- Measurement of adipocyte size
The left and right epididymal fat pads were quickly isolated after the animals were sacrificed. Epididymal fat pads were fixed in 10% formaldehyde solution. According to the method of Hirsch and Gallian (1968) , samples were passed through a 250-m nylon filter in order to remove fibrous tissue and intact shreds of fixed adipose tissue. The tissue shreds were flushed thoroughly with PBS. The filtrate was then passed through a 25-m nylon filter to trap fixed adipocytes, and the cells were washed thoroughly with PBS. Cell suspensions were applied to glass slides and then stained with hematoxylin and eosin solutions (H&E staining), as previously described ( van Goor ., 1986 ). The cells on the glass slides were observed with a microscope and the adipocyte size were measured using Image J Software (National Institute of Health, USA).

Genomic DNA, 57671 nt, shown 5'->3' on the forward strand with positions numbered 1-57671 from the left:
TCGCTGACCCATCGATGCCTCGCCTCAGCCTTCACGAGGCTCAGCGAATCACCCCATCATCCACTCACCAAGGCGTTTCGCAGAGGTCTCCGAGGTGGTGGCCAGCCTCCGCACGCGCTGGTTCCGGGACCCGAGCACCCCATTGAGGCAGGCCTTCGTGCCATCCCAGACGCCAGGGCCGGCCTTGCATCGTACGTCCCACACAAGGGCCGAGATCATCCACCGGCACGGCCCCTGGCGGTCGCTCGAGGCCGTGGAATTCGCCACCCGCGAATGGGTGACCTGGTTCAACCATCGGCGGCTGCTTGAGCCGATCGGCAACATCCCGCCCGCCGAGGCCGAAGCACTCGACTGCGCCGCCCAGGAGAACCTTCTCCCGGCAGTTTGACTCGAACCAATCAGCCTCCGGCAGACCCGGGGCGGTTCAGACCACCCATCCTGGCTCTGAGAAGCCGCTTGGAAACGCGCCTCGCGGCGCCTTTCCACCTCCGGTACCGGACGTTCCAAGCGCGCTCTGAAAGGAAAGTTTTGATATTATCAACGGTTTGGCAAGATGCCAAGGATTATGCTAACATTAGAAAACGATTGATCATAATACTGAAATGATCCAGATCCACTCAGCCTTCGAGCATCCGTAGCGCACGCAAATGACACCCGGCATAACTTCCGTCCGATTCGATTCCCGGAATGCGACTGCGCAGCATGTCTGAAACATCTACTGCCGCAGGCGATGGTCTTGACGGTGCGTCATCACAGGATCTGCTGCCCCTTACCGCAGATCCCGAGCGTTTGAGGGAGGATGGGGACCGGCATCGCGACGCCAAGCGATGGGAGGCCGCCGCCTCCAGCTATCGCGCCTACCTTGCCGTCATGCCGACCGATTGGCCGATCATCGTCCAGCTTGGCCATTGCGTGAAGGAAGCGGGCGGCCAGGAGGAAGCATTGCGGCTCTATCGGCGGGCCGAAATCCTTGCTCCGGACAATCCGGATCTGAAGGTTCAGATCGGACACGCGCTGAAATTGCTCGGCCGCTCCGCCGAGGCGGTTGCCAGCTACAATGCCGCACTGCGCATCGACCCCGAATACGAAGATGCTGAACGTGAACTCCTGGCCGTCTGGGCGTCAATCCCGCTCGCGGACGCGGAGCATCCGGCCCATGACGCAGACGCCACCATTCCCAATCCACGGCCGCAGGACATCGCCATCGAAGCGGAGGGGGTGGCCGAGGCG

- Statistical analysis
The statistical analysis was performed with a statistical analysis system (SAS, SAS Institute Inc., USA), and the results expressed as the mean±standard deviation (SD). The significance of the differences was analyzed by conducting a one-way analysis of variance (ANOVA) with Duncan’s multiple range tests. Values of p <0.05 were considered statistically significant.
Results and Discussion
- Isolation of lactic acid bacteria
The feces samples were collected from healthy adult staff members of the Korea Food Research Institute (Korea), and 188 strains were isolated as lactic acid bacteria in a modified MRS medium. The strain was incubated in lactobacilli MRS broth as the growth medium at 37℃ for 18 h.
- Selection of strain of anti-obesity activity